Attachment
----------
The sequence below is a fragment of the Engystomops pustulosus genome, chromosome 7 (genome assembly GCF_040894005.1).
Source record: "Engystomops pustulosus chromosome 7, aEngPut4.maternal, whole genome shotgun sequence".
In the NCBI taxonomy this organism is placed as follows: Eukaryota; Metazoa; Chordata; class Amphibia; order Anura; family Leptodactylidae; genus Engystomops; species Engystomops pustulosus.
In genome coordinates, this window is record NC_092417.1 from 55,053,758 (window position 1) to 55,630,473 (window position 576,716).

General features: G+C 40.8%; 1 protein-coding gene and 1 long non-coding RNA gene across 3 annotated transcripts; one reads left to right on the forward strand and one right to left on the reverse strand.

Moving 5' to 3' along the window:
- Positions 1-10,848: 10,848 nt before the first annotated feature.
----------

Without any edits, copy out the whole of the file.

The sequence below is a fragment of the Engystomops pustulosus genome, chromosome 7 (genome assembly GCF_040894005.1).
Source record: "Engystomops pustulosus chromosome 7, aEngPut4.maternal, whole genome shotgun sequence".
In the NCBI taxonomy this organism is placed as follows: Eukaryota; Metazoa; Chordata; class Amphibia; order Anura; family Leptodactylidae; genus Engystomops; species Engystomops pustulosus.
In genome coordinates, this window is record NC_092417.1 from 55,053,758 (window position 1) to 55,630,473 (window position 576,716).

General features: G+C 40.8%; 1 protein-coding gene and 1 long non-coding RNA gene across 3 annotated transcripts; one reads left to right on the forward strand and one right to left on the reverse strand.

Moving 5' to 3' along the window:
- Positions 1-10,848: 10,848 nt before the first annotated feature.